I dropped my phlox print off yesterday for an exhibition at Dixon Gallery and Gardens. They're having a retrospective show for artists who have exhibited in the Mallory/Wurtzburger gallery there. I am delighted to have work hanging in that museum again. The opening is this Thursday, January 19, from 6-8pm with music and food. The show will be up through April 9 to complement a show of current American art by the Crystal Bridges museum.
I have news! The Presbyterian Church, U.S.A., is redoing its Book of Common Worship, which they do every 25 or 30 years, and they have asked me to illustrate it. I am beyond delighted. I've done some illustration work for a couple of different publications for them in the past, but it was always journals or a year long study guide (for the Book of Revelation -- my first ever illustration job, and I dived into the deep end). Nothing that would be in print for a long time. I've been hoping recently to get to do more illustrations, and I am so excited to be offered this opportunity to work with Westminster John Knox Press. I'll be creating about 15 two color block prints, a cover plus a frontpiece for each main section of the book. The work will be due in June, so along with my March show I'll be having a busy spring, but I love having meaningful work to do, so that will be just marvelous.
(The print at the top is an older one of a church in Athens, but it seemed appropriate for this post.)
The river is always the most stunning thing about Memphis to show out of town visitors, so I headed there for a spectacular sunset with my house guest. It was a stunning evening and changed quickly, but I did one quick sketch during one of the permutations. I loved the bridge leading across the water into the setting sun.
S0ulfish for some great catfish (and sweet potato fries with remoulade) is also always a winner. They've expanded recently and doubled their size. I hadn't been since the remodeling was complete. I loved the funkiness of the old place, but it is nice to have plenty of tables for the popular spot. We didn't have to wait. And the silver fish on the wall are pretty cool, even though I miss the "EATS" sign.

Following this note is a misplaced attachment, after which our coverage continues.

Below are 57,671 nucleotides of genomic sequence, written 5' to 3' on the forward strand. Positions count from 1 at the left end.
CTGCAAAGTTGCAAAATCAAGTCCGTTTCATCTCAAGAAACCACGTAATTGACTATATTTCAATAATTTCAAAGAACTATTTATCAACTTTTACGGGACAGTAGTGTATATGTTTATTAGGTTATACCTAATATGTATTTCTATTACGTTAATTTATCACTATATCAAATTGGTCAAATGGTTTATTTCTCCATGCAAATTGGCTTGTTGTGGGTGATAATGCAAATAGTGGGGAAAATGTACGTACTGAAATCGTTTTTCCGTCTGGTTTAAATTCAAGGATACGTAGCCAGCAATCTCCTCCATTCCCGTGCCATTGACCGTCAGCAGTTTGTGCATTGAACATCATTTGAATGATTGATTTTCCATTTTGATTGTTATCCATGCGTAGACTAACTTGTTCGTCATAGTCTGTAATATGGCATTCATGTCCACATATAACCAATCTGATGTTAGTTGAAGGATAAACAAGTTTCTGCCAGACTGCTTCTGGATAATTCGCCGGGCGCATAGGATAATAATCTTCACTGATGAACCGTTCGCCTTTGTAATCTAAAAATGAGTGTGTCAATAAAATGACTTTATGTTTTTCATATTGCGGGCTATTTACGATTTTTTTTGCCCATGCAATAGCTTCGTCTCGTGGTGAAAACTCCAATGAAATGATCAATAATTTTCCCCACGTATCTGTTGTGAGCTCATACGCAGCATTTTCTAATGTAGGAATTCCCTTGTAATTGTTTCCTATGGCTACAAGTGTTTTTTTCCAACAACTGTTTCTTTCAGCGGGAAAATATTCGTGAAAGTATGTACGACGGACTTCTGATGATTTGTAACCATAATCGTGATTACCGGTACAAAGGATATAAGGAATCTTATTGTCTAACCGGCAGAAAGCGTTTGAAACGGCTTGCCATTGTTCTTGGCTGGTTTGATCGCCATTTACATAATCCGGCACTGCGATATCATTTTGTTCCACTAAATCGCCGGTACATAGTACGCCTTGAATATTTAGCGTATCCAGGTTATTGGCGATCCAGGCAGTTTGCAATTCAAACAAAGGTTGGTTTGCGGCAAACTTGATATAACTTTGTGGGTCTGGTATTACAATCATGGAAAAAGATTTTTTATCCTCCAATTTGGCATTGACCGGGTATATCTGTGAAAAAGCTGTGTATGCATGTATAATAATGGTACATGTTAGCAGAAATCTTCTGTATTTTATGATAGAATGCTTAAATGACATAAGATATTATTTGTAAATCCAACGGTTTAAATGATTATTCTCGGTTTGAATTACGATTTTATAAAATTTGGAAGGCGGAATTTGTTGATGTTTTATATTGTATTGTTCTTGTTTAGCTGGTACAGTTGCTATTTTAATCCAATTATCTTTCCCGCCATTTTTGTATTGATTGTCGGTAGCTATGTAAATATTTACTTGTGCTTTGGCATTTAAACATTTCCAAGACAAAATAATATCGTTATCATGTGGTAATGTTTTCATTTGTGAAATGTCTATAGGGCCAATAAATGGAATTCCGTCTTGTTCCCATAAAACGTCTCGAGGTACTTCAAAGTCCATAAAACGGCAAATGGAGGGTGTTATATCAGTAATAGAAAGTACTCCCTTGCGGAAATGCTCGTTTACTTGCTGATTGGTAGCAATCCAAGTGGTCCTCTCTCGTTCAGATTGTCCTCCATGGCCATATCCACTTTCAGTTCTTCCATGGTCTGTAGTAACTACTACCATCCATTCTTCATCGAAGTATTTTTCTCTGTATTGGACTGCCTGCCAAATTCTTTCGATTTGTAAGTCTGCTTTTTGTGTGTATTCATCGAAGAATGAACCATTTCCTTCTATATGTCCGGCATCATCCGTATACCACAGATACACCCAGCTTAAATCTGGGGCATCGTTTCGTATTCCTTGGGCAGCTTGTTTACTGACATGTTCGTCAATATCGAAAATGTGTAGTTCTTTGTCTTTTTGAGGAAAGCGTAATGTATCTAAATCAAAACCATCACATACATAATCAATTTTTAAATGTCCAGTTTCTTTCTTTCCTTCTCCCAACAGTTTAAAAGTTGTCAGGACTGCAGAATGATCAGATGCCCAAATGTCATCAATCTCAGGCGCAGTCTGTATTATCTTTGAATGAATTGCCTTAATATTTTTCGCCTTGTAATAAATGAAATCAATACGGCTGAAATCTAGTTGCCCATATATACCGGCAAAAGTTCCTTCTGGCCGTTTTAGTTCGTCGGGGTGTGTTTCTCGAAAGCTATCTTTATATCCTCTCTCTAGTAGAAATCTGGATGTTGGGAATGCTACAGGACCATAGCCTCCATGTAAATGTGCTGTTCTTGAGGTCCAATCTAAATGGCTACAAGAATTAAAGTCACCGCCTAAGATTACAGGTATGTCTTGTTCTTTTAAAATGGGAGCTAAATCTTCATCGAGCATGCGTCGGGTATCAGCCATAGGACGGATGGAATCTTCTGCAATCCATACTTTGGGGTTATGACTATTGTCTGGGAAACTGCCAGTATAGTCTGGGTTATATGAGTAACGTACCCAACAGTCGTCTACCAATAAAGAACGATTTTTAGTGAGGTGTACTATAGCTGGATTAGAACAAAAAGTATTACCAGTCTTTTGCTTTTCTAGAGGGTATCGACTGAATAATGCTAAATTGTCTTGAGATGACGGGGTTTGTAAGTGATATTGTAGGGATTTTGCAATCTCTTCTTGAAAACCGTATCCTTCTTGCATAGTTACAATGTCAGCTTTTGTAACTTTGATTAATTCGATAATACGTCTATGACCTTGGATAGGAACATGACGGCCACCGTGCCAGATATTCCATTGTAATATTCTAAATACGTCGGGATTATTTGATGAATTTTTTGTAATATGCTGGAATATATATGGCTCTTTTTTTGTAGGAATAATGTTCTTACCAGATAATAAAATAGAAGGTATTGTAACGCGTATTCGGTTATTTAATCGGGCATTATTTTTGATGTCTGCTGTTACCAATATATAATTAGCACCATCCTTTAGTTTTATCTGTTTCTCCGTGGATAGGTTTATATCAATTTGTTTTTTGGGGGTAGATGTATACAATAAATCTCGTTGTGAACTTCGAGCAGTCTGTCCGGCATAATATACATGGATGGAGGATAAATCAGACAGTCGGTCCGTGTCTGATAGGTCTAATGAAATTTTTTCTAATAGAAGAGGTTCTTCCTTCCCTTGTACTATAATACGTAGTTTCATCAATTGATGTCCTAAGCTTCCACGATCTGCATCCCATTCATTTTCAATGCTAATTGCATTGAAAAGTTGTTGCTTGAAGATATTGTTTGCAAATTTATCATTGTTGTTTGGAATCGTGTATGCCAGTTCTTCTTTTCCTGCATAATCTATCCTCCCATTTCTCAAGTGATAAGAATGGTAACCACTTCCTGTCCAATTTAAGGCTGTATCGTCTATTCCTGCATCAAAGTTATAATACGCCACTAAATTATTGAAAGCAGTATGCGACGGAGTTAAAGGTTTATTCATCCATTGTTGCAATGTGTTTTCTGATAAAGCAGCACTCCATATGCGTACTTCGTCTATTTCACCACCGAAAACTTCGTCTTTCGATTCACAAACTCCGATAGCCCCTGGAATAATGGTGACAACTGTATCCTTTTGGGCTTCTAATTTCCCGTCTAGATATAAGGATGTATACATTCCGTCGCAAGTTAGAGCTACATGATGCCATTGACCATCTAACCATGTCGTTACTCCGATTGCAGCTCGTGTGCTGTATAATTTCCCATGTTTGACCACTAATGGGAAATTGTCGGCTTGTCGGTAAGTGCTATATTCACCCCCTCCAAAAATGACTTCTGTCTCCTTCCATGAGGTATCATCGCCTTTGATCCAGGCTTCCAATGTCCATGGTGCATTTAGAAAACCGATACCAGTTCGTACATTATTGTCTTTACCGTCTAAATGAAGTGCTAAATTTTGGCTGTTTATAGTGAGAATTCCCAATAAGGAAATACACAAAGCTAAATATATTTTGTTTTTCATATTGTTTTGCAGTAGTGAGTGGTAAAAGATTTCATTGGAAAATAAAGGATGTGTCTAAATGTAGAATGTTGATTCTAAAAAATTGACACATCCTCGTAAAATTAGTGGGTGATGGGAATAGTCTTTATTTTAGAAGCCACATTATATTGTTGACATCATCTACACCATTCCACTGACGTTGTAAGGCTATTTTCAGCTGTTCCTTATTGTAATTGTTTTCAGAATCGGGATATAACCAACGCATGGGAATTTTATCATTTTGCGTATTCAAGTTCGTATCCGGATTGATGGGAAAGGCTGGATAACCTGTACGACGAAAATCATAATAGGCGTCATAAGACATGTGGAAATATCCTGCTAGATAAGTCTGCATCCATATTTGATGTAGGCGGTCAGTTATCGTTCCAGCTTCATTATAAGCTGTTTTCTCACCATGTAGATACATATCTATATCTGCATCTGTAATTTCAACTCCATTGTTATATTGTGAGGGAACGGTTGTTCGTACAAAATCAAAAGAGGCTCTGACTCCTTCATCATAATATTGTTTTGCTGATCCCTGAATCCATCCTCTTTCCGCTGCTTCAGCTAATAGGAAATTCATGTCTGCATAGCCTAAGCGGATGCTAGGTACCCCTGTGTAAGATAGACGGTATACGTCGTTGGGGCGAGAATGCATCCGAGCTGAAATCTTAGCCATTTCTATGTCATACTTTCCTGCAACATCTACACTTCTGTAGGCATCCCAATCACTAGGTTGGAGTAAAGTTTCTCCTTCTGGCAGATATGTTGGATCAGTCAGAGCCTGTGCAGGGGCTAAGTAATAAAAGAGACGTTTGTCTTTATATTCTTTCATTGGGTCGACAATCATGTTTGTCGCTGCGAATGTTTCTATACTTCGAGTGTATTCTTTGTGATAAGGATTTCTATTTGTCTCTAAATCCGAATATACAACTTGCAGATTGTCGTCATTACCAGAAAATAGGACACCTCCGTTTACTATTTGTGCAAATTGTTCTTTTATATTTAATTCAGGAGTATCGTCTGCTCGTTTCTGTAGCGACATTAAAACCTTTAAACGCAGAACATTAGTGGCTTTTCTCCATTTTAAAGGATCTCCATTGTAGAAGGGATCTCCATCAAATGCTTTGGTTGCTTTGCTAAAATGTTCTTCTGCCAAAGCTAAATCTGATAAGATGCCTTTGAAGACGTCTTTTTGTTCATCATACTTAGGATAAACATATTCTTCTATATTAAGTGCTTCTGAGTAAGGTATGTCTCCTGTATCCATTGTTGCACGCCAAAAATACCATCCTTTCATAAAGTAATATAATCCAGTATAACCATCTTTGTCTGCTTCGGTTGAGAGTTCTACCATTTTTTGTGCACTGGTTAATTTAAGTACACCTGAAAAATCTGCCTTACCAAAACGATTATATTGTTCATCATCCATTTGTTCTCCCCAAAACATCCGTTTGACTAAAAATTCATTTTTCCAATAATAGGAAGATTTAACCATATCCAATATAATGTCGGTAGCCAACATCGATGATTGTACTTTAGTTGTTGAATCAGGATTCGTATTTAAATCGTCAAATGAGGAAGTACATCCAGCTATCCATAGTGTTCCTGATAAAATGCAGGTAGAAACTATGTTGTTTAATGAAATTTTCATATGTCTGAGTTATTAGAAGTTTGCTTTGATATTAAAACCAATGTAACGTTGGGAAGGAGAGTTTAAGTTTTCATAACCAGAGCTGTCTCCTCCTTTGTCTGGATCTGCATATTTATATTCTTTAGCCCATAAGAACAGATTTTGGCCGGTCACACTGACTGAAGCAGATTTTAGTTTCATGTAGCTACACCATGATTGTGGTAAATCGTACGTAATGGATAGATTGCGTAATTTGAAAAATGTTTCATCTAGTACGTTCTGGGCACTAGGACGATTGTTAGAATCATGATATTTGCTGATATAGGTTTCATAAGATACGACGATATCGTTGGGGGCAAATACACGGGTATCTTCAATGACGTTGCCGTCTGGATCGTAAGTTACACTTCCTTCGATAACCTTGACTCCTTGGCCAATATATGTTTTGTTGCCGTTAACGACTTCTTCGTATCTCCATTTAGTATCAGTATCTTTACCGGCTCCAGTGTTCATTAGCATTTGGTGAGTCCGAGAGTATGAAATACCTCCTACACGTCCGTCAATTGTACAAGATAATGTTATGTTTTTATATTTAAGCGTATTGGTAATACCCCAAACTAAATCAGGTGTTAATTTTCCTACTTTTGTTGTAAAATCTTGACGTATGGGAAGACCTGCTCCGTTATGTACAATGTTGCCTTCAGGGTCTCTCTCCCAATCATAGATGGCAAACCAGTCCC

Here is my sketch from the same painting that I did in the exhibition 13 years ago.
I've been so enjoying oils again lately. I almost stopped doing them eight years ago when I fell in love with prints. I seem to do things in spurts, focusing in for a while, and now I seem to be back to oils again. They're much faster than the intricate prints I had been doing, so it's fun to be able to push out a whole series of the images bouncing around in my brain in (comparatively) short order. The bigger ones, the full self portraits I've been doing, take longer, but these small ones (they're all in the 8" range) go pretty quickly. I come back and work more the second day once they've dried and I've thought about them a while, but SO much faster than prints. And since I have a show looming for March and a bunch of images that built up in my head through the Christmas show season, when I really couldn't tend to them, it's lovely to have a faster medium speaking to me at the moment.
These top two are from years past in Paris. I've pulled out my sketch journals to find see what images might be a good fit with my upcoming self portrait show. I've sketched my feet in various spots that are important to me for years. Having my feet on much loved ground is key to me as a landscape painter, and I both experience and celebrate meaningful things in my life by drawing them. So I drew myself in Paris.
Another meaningful part of my life is Mr. Darcy. And music. So here are two small self portraits that combine those two loves. I spend many evenings with Mr. Darcy and my banjo. I'm trying to push the envelope on what "self portrait" entails for the show, so I'll have some nice variety. I also think it will lend a full picture of my life.
The Hotel piece is finished. All of these others are in various stages of putting a bunch of color down (early) and tweaking (afterwards). I'm still monkeying around a bit with the other three.
Martha Kelly is an artist and illustrator who lives and works in Memphis, Tennessee.
Get occasional studio email updates.